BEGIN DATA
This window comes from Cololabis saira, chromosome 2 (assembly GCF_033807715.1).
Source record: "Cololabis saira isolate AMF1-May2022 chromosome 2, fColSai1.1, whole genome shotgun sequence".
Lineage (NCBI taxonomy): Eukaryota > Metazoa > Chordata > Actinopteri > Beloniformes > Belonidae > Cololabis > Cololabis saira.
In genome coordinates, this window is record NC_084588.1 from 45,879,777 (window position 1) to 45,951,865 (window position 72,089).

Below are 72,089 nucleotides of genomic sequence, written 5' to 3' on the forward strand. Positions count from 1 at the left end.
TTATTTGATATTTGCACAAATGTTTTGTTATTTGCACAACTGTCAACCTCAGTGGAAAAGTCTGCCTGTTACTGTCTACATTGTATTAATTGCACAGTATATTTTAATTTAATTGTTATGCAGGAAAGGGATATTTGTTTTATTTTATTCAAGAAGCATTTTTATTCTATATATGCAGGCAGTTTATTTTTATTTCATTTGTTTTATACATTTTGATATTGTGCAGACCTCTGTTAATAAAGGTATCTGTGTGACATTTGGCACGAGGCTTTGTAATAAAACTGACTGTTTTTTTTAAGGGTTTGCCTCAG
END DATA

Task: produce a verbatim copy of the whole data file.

This window comes from Cololabis saira, chromosome 2 (assembly GCF_033807715.1).
Source record: "Cololabis saira isolate AMF1-May2022 chromosome 2, fColSai1.1, whole genome shotgun sequence".
Lineage (NCBI taxonomy): Eukaryota > Metazoa > Chordata > Actinopteri > Beloniformes > Belonidae > Cololabis > Cololabis saira.
In genome coordinates, this window is record NC_084588.1 from 45,879,777 (window position 1) to 45,951,865 (window position 72,089).

Below are 72,089 nucleotides of genomic sequence, written 5' to 3' on the forward strand. Positions count from 1 at the left end.
TTATTTGATATTTGCACAAATGTTTTGTTATTTGCACAACTGTCAACCTCAGTGGAAAAGTCTGCCTGTTACTGTCTACATTGTATTAATTGCACAGTATATTTTAATTTAATTGTTATGCAGGAAAGGGATATTTGTTTTATTTTATTCAAGAAGCATTTTTATTCTATATATGCAGGCAGTTTATTTTTATTTCATTTGTTTTATACATTTTGATATTGTGCAGACCTCTGTTAATAAAGGTATCTGTGTGACATTTGGCACGAGGCTTTGTAATAAAACTGACTGTTTTTTTTAAGGGTTTGCCTCAG